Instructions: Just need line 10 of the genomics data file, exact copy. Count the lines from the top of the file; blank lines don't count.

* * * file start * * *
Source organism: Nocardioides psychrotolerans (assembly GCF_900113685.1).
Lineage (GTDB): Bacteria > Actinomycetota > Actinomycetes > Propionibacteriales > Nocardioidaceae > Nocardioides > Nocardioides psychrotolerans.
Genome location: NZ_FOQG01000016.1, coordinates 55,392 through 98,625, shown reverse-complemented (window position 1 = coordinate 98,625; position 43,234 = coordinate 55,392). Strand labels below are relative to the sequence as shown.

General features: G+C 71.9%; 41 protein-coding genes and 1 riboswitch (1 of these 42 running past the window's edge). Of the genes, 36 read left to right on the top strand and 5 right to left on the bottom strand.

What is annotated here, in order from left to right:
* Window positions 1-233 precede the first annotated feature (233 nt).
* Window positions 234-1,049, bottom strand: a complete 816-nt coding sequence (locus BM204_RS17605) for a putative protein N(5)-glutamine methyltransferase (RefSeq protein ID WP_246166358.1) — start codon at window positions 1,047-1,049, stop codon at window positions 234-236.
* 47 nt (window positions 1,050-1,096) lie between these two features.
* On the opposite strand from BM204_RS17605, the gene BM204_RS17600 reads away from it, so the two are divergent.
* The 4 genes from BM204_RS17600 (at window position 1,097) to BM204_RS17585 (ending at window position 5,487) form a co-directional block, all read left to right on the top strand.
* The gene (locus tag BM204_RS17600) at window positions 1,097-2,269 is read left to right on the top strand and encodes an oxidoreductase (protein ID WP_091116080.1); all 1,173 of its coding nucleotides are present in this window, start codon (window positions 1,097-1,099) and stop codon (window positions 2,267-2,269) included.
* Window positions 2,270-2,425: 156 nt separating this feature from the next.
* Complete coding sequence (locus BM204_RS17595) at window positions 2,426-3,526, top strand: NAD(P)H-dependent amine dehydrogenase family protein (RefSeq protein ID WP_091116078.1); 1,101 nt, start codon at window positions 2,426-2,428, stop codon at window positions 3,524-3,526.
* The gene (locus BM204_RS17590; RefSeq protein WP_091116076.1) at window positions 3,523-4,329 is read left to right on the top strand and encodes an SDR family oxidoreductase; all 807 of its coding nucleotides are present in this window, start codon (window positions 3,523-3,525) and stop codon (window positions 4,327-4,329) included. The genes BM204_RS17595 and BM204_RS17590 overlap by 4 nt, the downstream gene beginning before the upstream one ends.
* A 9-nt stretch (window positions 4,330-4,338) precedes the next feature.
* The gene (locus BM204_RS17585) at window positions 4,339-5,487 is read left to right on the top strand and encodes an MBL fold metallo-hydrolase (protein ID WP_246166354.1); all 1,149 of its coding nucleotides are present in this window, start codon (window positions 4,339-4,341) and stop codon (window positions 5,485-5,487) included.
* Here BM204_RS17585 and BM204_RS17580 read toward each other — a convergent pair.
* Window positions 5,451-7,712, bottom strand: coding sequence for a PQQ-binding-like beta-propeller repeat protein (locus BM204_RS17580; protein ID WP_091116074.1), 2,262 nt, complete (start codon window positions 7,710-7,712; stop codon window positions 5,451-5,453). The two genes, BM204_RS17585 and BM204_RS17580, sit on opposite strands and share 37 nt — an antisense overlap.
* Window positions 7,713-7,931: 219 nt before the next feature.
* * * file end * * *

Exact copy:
* The 4 genes from BM204_RS17600 (at window position 1,097) to BM204_RS17585 (ending at window position 5,487) form a co-directional block, all read left to right on the top strand.